from what he remembers, 
                         our worries began
when we buried his amulets
by the waterside.
the year is 1969: townscapes are lurching
the arms of one bloodshed
to another. he is holding my hand
as we run for cover behind deserted trenches.
bullets busy themselves with tearing down
hemless folds of thick air above our heads.

all around us, flies
feast on bloodied bodies in shredded khakis.
in this moment, this war doesn’t define our country,
he tells me. 
at nightfall, when silence is all we know
of the language of the skyline 
i watch him wind down the shields of history:
in training camp, him & i became friends
after i broke his week-long winning streak
at arm wrestling.

he wants to know how i regrew
the middle finger i lost to the edge
of a jackknife in our first battle together.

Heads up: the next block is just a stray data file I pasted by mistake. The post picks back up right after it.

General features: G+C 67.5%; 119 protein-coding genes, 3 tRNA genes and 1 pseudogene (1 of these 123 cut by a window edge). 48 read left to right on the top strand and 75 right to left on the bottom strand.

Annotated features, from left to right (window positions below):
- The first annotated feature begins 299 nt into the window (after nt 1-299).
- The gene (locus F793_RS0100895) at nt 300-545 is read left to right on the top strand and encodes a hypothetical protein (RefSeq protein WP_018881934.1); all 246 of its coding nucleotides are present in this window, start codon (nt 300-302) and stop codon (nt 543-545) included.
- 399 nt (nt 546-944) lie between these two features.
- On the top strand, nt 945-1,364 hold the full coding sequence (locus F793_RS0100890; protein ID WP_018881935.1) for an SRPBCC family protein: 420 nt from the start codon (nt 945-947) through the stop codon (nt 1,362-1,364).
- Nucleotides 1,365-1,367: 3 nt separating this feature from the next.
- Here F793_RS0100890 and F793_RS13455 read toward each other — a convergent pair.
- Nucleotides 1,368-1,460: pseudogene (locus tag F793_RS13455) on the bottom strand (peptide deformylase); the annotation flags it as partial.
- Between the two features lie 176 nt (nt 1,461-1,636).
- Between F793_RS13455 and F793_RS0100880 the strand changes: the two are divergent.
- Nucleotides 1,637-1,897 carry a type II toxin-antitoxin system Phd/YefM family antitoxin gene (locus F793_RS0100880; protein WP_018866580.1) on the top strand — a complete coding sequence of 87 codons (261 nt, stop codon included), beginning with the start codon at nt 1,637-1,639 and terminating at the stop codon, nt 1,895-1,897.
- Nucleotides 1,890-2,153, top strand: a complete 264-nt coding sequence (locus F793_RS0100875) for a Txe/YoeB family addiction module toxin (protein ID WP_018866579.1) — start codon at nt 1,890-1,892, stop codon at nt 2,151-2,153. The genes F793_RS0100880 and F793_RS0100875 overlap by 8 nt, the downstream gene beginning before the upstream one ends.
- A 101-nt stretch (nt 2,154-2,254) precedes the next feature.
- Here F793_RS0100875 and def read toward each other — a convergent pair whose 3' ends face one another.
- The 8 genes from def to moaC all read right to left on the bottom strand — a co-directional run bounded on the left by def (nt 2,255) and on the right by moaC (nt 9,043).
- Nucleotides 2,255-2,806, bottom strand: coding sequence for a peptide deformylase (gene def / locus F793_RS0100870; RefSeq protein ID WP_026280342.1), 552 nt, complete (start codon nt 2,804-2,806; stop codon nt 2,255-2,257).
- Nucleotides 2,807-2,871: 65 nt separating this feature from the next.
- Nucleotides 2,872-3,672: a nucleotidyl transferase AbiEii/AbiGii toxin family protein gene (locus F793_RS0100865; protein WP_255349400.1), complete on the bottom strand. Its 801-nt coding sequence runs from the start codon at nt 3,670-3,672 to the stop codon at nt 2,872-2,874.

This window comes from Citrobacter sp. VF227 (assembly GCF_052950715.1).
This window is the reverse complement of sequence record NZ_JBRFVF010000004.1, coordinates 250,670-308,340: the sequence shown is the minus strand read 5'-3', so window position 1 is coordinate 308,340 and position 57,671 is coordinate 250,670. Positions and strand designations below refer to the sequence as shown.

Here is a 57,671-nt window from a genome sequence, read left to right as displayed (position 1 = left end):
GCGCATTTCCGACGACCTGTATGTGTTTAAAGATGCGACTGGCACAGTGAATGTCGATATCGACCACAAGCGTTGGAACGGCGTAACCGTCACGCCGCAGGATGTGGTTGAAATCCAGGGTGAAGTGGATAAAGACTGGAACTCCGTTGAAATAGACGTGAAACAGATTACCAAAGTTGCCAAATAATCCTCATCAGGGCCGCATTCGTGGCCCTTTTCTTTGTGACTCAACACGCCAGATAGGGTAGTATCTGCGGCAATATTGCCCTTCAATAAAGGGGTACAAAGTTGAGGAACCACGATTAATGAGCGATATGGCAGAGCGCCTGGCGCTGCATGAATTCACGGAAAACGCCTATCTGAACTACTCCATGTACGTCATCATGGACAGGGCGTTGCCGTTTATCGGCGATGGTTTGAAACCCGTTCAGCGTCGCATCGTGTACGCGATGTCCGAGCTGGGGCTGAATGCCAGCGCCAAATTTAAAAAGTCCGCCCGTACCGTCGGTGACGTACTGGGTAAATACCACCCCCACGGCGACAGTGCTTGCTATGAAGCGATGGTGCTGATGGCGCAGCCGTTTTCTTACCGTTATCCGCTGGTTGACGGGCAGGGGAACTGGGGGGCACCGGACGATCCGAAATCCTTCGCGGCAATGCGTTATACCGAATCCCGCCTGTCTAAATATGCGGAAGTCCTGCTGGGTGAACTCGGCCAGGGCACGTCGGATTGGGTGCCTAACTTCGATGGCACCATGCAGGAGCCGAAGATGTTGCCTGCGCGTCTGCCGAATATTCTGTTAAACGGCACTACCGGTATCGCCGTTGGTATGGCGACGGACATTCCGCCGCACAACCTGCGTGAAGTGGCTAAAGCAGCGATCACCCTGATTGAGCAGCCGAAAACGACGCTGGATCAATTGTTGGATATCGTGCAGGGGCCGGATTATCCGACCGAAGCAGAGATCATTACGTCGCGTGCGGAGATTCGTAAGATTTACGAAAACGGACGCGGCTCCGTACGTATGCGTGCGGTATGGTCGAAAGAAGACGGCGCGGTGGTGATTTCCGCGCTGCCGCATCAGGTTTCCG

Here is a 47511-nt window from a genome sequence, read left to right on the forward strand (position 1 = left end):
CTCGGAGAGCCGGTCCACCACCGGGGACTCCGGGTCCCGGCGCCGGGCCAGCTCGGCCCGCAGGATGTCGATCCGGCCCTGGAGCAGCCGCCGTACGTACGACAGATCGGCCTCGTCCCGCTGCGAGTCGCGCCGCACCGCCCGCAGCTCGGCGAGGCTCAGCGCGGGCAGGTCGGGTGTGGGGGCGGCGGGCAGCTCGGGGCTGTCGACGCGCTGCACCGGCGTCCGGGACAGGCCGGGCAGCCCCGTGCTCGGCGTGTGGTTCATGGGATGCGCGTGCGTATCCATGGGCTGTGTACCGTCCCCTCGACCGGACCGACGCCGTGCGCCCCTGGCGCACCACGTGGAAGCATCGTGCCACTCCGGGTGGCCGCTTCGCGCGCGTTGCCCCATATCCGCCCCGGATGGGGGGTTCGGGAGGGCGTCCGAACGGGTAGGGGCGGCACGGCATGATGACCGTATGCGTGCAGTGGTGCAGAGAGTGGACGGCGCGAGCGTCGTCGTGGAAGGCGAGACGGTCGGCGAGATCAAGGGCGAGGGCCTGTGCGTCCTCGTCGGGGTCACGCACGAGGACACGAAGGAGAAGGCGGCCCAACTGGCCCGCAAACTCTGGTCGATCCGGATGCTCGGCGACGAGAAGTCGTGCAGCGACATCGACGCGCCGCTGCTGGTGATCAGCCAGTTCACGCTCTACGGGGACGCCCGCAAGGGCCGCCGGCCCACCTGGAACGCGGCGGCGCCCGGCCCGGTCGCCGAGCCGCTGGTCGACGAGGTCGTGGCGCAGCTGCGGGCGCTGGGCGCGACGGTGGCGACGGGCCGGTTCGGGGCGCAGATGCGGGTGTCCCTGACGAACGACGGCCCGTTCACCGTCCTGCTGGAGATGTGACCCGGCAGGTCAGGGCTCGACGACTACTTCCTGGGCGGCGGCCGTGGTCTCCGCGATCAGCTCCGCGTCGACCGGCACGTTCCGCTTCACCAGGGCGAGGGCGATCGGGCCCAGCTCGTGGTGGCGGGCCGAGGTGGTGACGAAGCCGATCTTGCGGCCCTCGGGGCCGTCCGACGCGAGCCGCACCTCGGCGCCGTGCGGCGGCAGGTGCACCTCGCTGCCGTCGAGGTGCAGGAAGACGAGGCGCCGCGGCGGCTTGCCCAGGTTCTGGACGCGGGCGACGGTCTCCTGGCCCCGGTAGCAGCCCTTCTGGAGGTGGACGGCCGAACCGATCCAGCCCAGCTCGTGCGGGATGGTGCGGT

in his account, before sleeping at night 
i tug my rifle to my hairless chest
make a pillow of my soldier boots—
he tells the story until it becomes the story of another story
his mind, a broken valve between two lifetimes.

i ask what his name was in the army.
what, even, is my name?
another part of him, he’s forgotten.

he stretches in his reclining wheelchair 
his bones, cranky as an unwaxed carriage.

he insists, we lost the civil war 
because i kept aiming at a god, only i could see
hiding behind a cloud.

how do i tell him that he’s my grandfather 
& i wasn’t born until 28 years after the war?

*Photo by Robert Bye on Unsplash.

Abu Bakr Sadiq

Abu Bakr Sadiq is the author of Leaked Footages (University of Nebraska Press, 2024), which won the 2023 Sillerman First Book Prize for African Poetry. He is the winner of the 2022 IGNYTE award for Best Speculative Poetry, and a finalist for the Evaristo Prize for African Poetry, 2023. His work is nominated for the SFPA Rhysling Award, Pushcart Prize, and is published in Boston Review, Poetry Ireland Review, The Fiddlehead, MIZNA, FIYAH, Uncanny Magazine, Augur Magazine, Fantasy Magazine, and elsewhere.